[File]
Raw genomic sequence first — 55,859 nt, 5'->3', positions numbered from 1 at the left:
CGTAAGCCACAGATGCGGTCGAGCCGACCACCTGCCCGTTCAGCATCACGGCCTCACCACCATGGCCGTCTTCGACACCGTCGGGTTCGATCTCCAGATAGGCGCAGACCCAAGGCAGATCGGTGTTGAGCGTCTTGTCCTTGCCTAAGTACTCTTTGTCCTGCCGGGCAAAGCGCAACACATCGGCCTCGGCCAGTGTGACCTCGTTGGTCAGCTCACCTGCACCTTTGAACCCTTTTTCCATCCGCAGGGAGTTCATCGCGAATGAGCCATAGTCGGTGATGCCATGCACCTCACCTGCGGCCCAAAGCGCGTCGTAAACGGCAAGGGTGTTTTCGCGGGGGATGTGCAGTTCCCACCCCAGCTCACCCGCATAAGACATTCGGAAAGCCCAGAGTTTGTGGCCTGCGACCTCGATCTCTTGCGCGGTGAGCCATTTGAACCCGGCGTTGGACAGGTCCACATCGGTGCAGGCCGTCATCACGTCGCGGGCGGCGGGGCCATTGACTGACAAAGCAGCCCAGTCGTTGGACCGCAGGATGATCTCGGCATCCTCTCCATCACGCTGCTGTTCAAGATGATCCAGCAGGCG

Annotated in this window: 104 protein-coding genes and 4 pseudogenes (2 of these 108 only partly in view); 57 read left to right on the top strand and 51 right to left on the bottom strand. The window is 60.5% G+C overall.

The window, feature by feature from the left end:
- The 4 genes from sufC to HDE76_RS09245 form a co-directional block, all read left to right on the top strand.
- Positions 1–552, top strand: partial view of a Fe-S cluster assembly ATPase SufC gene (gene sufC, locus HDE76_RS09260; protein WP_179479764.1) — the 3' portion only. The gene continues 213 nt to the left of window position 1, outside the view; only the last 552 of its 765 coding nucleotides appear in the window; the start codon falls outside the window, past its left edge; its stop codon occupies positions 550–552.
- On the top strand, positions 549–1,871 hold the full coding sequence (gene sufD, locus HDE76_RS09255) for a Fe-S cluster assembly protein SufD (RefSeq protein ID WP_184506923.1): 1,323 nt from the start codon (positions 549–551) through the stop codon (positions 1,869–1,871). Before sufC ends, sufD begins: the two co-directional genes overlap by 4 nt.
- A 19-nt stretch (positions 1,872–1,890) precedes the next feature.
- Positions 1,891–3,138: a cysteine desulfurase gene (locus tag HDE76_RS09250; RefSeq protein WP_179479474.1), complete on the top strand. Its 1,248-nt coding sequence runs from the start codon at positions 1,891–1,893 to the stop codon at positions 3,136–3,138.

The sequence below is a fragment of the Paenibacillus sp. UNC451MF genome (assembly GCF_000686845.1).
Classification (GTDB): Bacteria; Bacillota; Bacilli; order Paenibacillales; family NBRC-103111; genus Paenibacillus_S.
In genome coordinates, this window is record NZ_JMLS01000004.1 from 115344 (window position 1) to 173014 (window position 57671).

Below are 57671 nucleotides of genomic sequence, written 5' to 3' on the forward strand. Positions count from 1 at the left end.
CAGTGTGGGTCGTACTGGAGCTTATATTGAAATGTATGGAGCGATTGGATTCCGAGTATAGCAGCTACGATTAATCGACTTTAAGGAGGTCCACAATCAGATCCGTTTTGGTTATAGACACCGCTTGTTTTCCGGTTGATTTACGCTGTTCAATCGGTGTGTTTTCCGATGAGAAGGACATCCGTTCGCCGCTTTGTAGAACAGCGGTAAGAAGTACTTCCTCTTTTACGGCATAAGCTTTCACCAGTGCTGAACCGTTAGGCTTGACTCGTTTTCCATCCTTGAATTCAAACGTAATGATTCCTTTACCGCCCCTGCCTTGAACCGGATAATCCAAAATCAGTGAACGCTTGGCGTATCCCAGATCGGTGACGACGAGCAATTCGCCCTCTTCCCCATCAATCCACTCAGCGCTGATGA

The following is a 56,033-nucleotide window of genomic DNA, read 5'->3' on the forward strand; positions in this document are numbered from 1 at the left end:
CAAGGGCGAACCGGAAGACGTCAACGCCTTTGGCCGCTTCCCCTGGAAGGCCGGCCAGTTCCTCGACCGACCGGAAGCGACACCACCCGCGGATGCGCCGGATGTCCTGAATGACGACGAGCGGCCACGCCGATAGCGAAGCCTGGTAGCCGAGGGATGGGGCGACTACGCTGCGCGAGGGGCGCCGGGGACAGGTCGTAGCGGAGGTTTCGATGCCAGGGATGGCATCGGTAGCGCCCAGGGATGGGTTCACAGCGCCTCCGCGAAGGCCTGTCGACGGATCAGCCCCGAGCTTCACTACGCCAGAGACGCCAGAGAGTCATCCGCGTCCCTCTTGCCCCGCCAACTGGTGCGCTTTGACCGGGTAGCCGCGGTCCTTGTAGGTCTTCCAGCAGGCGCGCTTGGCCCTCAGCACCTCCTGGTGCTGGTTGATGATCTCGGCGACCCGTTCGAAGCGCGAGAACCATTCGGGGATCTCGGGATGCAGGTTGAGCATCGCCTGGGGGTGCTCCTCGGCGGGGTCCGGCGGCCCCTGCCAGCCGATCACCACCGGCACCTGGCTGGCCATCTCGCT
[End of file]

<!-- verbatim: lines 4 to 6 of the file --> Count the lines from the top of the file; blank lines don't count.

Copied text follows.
The window, feature by feature from the left end:
- The 4 genes from sufC to HDE76_RS09245 form a co-directional block, all read left to right on the top strand.
- Positions 1–552, top strand: partial view of a Fe-S cluster assembly ATPase SufC gene (gene sufC, locus HDE76_RS09260; protein WP_179479764.1) — the 3' portion only. The gene continues 213 nt to the left of window position 1, outside the view; only the last 552 of its 765 coding nucleotides appear in the window; the start codon falls outside the window, past its left edge; its stop codon occupies positions 550–552.